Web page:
Carol Piper has literally weaved together a professional life. As founder and owner of Houston-based Carol Piper Rugs, she recalls becoming entranced by weaving as a young girl while learning the techniques at a summer camp. By age twelve, she was weaving rugs herself at the loom, and by college, at the University of Kansas, she came as close as she could to the discipline by majoring in art, "weaving whenever I could in between classes," she says. "I never fully understood what it was about weaving that is, and was, so much fun."
While Carol's existential questioning of weaving continued, so, too, did her actual weaving. Later, when her husband, Joe, was transferred to London, and the whole family moved there (which then included two children), Carol studied weaving at the Camden Art Institute. When the family returned to the U.S. after two years abroad, Carol met a Brazilian woman whose family had long been in the business of exporting beautifully rendered handwoven needlepoint rugs, notably to dealers and individuals in London, Paris, and New York. "I loved the colors of the rugs her family dealt with and the expertise that went into their making," Carol says. "Suddenly, this woman said to me, 'You could sell these in Houston—what do you think of that idea?' I thought about that idea for two whole minutes before saying 'Yes'."
Carol launched into business in Houston, renting a desk in the back of a friend's antiques shop. She later hosted trunk shows in private homes in River Oaks, West University, Memorial, and other Houston neighborhoods, while also designing rugs herself and having them made. Even though the needlepoint rugs she carried were popular sellers, she quickly discerned that there was an even bigger demand for Oriental rugs. "I had no clue about Oriental rugs. I went to the library, I bought books, I called on dealers in New York and Los Angeles to learn more. This was a time when there were very, very few women in the business. Rug dealers, especially of Orientals, were part of a closed group, but my enthusiasm overshadowed my, how should I put this, lack of knowledge."
After opening her own namesake business in Houston in the early 1990s, Carol began selling everything from needlepoints and Orientals to Oushaks and Kilims. She recalls many pivotal moments in the early days of her enterprise, notably that of some local Houston interior designers who were pivotal in supporting her in her early days in business. "I couldn't be here today without those people, who remain friends today. I learned early on that a good designer tells a story with her design. My job is to hear it. And I want to be able to give that designer the right rug that enhances that story she wants to tell."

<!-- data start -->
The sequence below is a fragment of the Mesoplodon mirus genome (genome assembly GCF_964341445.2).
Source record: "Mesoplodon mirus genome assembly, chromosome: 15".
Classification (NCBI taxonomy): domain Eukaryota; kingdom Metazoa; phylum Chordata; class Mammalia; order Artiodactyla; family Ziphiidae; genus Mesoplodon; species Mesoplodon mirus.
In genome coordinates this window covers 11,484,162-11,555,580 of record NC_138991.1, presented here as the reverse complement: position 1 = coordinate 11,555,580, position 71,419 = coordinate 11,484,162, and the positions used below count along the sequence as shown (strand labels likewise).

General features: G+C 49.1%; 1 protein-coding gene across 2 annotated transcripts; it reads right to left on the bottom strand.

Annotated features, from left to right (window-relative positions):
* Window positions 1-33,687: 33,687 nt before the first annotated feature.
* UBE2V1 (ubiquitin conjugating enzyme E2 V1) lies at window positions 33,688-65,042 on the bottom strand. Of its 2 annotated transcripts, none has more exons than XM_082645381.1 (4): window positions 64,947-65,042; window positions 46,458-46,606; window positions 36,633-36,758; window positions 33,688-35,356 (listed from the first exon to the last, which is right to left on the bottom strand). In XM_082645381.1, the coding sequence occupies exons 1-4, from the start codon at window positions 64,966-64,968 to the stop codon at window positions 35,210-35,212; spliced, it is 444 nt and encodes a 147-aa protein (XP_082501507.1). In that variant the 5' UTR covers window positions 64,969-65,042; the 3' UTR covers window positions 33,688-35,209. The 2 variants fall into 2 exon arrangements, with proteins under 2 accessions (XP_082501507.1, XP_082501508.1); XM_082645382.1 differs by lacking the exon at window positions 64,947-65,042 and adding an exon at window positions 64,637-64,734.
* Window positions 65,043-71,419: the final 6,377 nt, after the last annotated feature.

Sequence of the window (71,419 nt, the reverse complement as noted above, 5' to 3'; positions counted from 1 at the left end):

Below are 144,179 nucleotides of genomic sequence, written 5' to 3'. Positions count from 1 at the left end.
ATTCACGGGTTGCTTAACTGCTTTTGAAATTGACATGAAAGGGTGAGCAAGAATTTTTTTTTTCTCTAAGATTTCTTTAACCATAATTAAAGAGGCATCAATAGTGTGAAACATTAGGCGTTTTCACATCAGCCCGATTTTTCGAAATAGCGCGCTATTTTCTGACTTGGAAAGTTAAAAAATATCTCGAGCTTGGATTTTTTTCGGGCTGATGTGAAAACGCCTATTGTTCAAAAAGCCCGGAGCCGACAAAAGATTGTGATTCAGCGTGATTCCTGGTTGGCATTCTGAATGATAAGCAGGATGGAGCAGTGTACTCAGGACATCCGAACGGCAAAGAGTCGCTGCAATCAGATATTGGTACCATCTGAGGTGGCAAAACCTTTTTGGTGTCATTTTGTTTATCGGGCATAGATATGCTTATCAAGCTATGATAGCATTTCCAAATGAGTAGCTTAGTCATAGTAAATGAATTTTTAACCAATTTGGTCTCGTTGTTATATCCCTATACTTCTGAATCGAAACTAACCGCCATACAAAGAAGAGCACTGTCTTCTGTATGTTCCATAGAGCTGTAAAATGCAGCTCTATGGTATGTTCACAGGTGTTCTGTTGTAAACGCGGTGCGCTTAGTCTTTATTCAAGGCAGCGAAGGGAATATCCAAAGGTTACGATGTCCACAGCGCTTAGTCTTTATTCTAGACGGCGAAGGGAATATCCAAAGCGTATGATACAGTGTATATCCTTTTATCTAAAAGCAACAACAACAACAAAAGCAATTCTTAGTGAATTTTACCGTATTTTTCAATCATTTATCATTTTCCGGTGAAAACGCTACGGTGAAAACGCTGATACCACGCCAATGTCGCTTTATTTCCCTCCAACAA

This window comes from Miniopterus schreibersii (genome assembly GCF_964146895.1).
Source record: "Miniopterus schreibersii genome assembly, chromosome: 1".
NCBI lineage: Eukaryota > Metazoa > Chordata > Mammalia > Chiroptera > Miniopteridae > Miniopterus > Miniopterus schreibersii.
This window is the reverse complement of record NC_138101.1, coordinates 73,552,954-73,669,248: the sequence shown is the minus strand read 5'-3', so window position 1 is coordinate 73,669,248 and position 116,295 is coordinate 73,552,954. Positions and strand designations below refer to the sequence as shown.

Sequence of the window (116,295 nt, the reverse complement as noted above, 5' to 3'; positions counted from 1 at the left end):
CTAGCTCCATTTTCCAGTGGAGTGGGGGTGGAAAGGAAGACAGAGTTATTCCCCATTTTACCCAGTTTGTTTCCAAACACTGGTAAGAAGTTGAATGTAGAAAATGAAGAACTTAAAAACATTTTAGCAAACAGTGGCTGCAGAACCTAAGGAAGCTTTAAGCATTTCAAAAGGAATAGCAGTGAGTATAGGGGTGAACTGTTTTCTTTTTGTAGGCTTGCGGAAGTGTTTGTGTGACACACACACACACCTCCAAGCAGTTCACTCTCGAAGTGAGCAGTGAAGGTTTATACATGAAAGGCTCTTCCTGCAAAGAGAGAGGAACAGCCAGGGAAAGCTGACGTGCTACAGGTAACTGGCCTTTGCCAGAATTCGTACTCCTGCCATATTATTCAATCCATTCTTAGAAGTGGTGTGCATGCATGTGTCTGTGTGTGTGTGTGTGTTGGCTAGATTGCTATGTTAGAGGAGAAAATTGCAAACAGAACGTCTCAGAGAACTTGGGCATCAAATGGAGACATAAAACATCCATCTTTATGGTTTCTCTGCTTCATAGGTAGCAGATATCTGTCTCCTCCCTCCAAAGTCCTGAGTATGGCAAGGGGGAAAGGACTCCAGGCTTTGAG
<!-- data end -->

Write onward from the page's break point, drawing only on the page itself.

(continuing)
Despite her success, Carol recalls that she built her business "rug by rug, square foot by square foot, dollar by dollar." Now, with another satellite location in Dallas, Carol continues to be one of the leading forces in the rug industry. "Growth is my middle name," she says.
There are many reasons for Carol's continued success, but one key element is the way she works as a person. "What I've done all these years is listen to my clients. In the early days, if they come into the store and I didn't have what they asked for, it was more important for me to hear them tell me what was needed."
As someone who has always been fascinated by fashion, Carol is keenly aware, too, of the interrelationship between clothing and décor. When asked what is fashionable now in rugs, she insists that the answer to that lies in what people are wearing now. "Fashion is very relaxed now. Very practical, and that's the same in the interior design world. Just as in fashion you see the unexpected or what used to be considered unexpected—sneakers with a ball gown, diamonds on denim—there are no rules. The trick is to break the rules correctly, otherwise you'll look messy. People want rooms that a family can live in."
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WRITTEN BY SHANNON BOWERS
Images courtesy of Carol Piper Rugs